Human platelet antigen 1a epitopes are dependent on the cation-regulated conformation of integrin α(IIb)β(3) (GPIIb/IIIa).
Allen DL., Abrahamsson S., Murphy MF., Roberts DJ.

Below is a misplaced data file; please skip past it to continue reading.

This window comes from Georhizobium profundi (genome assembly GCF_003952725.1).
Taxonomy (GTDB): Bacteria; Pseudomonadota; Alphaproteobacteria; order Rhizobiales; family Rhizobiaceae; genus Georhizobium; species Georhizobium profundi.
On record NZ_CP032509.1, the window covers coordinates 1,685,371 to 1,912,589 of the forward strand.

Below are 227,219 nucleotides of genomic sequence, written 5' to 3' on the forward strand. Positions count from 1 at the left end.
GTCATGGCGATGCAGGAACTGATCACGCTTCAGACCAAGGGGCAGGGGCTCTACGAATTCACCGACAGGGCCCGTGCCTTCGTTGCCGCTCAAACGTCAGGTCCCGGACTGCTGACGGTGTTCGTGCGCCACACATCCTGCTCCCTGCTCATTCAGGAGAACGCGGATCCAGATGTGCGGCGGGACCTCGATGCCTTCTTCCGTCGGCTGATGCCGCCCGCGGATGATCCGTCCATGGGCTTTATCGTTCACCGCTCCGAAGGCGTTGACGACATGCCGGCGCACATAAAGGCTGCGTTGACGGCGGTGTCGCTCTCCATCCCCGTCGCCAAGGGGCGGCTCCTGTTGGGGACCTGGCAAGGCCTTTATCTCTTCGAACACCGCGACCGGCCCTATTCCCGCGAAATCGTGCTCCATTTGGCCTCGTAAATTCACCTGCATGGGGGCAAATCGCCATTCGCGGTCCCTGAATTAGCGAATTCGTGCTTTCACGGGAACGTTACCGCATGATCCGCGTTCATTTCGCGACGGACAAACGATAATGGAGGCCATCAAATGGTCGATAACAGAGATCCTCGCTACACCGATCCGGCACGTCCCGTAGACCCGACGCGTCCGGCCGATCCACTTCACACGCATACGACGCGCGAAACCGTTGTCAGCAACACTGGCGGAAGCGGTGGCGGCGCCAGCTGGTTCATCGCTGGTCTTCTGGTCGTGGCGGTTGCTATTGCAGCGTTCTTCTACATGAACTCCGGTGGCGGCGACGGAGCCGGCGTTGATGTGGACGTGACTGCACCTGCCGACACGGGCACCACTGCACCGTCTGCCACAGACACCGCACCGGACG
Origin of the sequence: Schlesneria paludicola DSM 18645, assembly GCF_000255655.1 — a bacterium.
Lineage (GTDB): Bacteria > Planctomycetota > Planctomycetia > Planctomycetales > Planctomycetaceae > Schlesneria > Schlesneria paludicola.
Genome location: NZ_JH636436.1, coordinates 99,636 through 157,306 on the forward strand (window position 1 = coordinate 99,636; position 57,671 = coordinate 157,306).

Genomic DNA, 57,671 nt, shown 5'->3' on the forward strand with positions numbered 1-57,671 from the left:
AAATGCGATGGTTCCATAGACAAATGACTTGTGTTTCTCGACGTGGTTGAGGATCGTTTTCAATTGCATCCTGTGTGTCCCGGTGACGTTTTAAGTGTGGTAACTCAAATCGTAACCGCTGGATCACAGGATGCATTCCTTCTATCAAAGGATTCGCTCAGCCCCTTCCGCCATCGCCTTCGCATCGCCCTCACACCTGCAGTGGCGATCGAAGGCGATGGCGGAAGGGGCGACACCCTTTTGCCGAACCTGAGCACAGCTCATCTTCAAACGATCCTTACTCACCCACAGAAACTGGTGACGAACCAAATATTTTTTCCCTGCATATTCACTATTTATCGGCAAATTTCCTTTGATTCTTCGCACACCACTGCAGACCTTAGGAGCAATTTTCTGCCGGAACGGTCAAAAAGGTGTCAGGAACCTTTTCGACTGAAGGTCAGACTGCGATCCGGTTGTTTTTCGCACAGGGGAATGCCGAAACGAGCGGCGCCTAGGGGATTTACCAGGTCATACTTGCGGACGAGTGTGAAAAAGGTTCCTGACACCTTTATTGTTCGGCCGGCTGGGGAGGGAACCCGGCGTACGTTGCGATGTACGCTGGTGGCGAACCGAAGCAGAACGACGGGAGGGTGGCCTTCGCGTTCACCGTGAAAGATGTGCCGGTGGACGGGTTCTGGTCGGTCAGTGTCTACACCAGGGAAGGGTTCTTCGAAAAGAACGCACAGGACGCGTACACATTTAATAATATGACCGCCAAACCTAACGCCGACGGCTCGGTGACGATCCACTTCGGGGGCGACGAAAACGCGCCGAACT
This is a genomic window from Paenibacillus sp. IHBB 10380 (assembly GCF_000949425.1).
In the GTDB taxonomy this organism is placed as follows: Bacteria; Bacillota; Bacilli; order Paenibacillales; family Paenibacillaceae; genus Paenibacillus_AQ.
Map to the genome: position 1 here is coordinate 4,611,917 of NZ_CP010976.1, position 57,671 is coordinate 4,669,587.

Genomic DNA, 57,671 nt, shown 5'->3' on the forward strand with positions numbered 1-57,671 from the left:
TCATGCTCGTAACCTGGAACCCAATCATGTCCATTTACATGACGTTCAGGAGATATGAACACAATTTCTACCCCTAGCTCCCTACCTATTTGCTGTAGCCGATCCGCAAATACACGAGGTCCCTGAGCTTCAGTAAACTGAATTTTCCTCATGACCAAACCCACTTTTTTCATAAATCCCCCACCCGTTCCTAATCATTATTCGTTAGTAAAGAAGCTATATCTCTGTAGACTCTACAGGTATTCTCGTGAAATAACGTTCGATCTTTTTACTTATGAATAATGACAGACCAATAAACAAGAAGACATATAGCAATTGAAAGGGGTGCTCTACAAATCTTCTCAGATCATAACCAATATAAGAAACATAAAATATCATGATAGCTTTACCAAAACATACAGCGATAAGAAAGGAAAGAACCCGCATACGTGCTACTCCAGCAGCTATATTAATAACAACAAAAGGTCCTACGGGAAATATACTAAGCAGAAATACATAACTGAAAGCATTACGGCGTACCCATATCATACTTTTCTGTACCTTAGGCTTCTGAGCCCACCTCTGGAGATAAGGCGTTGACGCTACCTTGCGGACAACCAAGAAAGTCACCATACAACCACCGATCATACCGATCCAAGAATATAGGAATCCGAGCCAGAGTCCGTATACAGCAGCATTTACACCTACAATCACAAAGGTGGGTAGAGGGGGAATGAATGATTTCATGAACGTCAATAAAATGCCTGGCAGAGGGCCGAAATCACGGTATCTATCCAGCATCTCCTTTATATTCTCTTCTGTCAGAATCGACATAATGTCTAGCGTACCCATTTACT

<h4>Background</h4>The HPA-1a (Leu(33)) polymorphism of platelet integrin αIIbβ3 is the target of alloantibodies in 70-80% cases of neonatal alloimmune thrombocytopenia (NAIT) in Caucasians and reliable detection of these antibodies is essential for appropriate clinical management. However, the ability to detect such antibodies is highly variable between laboratories and, in a number of clinical cases where there is a HPA-1 genotype mismatch between mother and neonate, HPA-1a antibodies are undetectable. Furthermore, some studies have not shown a consistent relationship between maternal anti-HPA-1a level and neonatal platelet count. Since the integrity and conformation of the αIIbβ3 complex are dependent on divalent cations, we investigated whether HPA-1a epitope integrity and/or conformation might be affected by the presence of the cation chelator EDTA in patient samples or in assay buffers, thus providing a possible explanation for the variable sensitivity of current assays.<h4>Principle findings</h4>Exposure of the αIIbβ3 complex to EDTA resulted in reduced reactivity of three anti-HPA-1a mAbs (B2, 19-7 and 23-15). More significantly, cation chelation adversely affected detection of polyclonal anti-HPA-1a, not only in the platelet immunofluorescence assay, where alloantibody binding was reduced compared to control platelets (mean MFI reduction 44.5%, range 17.3-69.7%, n=4), but also in the commonly used monoclonal antibody specific immobilisation of platelet antigens assay (MAIPA) where both alloantibody and monoclonal capture antibody binding were reduced (mean OD reduction 82.8%, range 68.3-96.6%, n=9).<h4>Conclusions</h4>These data show that HPA-1a antibodies recognise epitopes on αIIbβ3 that are sensitive to EDTA treatment and that cation chelation grossly reduces the sensitivity of the MAIPA assay by diminishing not only HPA-1a alloantibody binding but also 'capture' monoclonal antibody binding. These findings may, in part, explain the current variability in antibody measurement and will guide the development of more sensitive tests for anti-integrin antibodies in NAIT and other conditions.